It was only after an op-ed by Andrew Hastie MP that precipitated robust discussions about Australia’s foreign policy towards China. Hastie’s op-ed called for rethinking about the country’s terms of engagement with China. The opinion piece by Hastie, the chairman of the Australian Parliament’s Intelligence and Security Committee, provoked an immediate reaction because it was not in tune with Australian government’s policy. Trade Minister Simon Birmingham, for example, argued that Hastie’s views are not helpful to the national interests. However, as Batongbacal opined on his Facebook page, most people do not understand the implications of China’s activities within Vietnam’s EEZ and continental shelf. China’s actions reflect Beijing’s illegitimate claim to a ‘nine-dash line’ claim over the South China Sea and its continued rejection of the South China Sea ruling three years ago.
Explaining Canberra’s Silence
Australia’s quietness is easily explained. For decades the country’s foreign policy was based on (1) the dominant U.S. presence and active engagement in the region and (2) Australia’s economic interdependence with China. Given China’s economic leverage, Australia generally avoids trying to upset China. Canberra maintains that its national interests is not to escalate tensions in the South China Sea.
China replaced Japan in 2007 as Australia’s largest trading partner and has remained in that position ever since. China has also ranked first among Australia’s export markets since 2009. In 2017, bilateral trade reached $183.4 billion accounting for 24 percent of Australian total trade. Australian exports of goods to China total $116 billion. ASEAN, Japan and the U.S. follow with 13.7, 9.4, and 9.0 percent, respectively.
Moreover, Canberra must have closely watched with great concern the repercussions of the steady trade war between the U.S. and China. Due to the U.S.-China currency war, the Australian dollar (AUD) has dropped to its lowest point in a decade. The Australian stock market also lost $90 billion just two days after the escalation in the trade war.
Given the leverage of the world’s two largest economies, Australia should expect to encounter additional uncertainty. However, one should be concerned about Canberra’s strange silence over China’s intimidation against littoral states in the South China Sea. As Christopher Roberts observed, the West’s “too little, too late” response to China’s activities in the South China Sea in the first half of 2010s has left irreversible after-effects.
China has indeed effectively established a fait accompli or new status quo in the area by militarizing seven artificial islands. One should recall that U.S. Admiral Philip Davidson bitterly observed in 2018, “China is now capable of controlling the South China Sea in all scenarios short of war with the United States.”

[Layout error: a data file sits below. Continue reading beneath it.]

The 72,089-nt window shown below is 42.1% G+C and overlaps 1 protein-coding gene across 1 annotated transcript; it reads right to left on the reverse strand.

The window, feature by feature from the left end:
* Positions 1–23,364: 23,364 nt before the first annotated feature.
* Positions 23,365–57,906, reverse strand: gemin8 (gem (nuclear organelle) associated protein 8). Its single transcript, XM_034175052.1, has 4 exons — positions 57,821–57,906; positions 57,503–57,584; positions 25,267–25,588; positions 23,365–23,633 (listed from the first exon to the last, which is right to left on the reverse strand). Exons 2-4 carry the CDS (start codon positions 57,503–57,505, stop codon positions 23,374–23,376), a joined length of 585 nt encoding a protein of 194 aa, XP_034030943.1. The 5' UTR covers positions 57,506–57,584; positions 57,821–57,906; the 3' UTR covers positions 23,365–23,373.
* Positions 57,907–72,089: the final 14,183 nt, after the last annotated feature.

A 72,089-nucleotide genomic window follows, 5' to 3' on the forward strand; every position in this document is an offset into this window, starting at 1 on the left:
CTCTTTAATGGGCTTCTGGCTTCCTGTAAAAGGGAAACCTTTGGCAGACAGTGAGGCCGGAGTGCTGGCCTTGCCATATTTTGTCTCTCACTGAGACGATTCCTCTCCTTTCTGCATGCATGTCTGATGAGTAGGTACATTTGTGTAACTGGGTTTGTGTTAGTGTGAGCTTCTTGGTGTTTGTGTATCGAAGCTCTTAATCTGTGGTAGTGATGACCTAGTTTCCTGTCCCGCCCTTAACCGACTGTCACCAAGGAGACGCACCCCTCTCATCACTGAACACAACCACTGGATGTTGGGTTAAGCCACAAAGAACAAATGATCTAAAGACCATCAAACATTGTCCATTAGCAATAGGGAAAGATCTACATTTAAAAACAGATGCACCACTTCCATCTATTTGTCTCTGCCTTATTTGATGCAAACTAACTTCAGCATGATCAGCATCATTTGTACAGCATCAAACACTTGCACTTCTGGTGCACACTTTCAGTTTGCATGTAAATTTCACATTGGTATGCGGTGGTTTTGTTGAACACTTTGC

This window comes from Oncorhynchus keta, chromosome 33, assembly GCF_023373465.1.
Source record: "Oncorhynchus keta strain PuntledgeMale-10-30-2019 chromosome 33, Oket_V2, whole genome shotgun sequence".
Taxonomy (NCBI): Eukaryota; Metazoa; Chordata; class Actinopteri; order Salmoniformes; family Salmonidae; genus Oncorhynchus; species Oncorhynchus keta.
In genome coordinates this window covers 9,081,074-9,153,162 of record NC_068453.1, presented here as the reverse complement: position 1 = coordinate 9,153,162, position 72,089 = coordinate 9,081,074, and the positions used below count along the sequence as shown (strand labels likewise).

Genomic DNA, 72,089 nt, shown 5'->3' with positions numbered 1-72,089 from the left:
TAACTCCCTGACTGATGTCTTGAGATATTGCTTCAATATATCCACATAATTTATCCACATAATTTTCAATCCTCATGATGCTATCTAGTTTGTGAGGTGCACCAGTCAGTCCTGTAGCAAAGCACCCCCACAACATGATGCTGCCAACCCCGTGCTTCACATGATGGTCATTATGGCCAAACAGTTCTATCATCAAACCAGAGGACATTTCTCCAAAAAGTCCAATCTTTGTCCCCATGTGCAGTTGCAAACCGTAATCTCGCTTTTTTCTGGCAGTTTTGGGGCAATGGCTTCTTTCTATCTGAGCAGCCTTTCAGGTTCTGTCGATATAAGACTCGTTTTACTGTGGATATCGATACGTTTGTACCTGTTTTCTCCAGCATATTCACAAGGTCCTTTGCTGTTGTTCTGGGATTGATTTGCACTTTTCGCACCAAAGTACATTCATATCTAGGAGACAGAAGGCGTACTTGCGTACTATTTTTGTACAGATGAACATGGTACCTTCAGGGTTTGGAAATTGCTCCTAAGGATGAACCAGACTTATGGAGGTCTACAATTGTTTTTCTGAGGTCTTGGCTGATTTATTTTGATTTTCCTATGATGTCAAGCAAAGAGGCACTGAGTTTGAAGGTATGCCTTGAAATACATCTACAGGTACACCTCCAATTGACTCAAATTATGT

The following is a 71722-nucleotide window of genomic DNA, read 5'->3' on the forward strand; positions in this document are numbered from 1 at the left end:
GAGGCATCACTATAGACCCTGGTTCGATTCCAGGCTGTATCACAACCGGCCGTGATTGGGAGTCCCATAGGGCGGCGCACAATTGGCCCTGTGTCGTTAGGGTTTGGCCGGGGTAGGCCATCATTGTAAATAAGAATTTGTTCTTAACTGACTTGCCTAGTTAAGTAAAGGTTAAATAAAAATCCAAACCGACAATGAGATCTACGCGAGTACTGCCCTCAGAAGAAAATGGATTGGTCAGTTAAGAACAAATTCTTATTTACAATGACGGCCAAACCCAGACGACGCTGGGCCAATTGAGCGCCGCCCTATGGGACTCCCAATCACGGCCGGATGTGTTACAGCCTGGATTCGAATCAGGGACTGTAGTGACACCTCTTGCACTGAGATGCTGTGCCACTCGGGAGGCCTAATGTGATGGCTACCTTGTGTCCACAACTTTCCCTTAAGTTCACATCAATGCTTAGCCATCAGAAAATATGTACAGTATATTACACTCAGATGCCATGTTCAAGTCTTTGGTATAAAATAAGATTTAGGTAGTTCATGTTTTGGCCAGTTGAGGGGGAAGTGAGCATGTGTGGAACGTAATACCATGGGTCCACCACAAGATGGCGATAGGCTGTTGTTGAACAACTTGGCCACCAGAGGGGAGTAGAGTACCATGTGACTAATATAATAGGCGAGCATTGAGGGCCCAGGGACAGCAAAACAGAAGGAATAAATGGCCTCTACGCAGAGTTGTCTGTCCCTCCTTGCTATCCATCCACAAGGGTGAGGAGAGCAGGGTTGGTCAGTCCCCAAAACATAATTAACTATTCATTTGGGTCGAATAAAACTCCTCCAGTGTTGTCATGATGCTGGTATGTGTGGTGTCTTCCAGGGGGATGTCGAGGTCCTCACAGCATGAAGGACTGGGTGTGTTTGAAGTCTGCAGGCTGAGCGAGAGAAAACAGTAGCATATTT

Security matters the same way economic interests do. In the last few years, Canberra has had to act in an attempt to neutralize China’s worrisome footprint in the South Pacific. As Australian strategist Hugh White prudently warns, China’s increased influence in the South Pacific will threaten Australia’s sphere of influence and foreign policy autonomy. It was rumored that China sought to have Pacific naval bases in Vanuatu and Tonga which are approximately 2000 km from the Australian coast. If this is the case, China could project its blue navy globally thanks to an emerging network of bases in the South China Sea and Indian Ocean. As such, it imposes greater costs on Australia to independently defend the country against China as Hugh White extrapolates.
The advent of a new port in Darwin in the future to facilitate the rotation of U.S. marines in the Australia’s Northern Territory exemplifies Canberra’s strategic security ties with Washington. One may still anticipate the deployment of B-1 long range bombers and ground-based missiles in Darwin, though so far Canberra has not shown much public interest.
In a nutshell, Canberra has managed to maintain a balanced approach to the South China Sea dispute. However, by remaining silent about China’s recent transgressions in the South China Sea may lead Beijing to misconstrue Australia’s commitment to a rules-based order. As Benjamin Schreer recently recommended Canberra should take a more proactive strategic stance in the South China Sea.
Tuan Anh Luc is a PhD Candidate in the School of Humanities and Social Sciences at the University of New South Wales, Canberra (UNSW Canberra).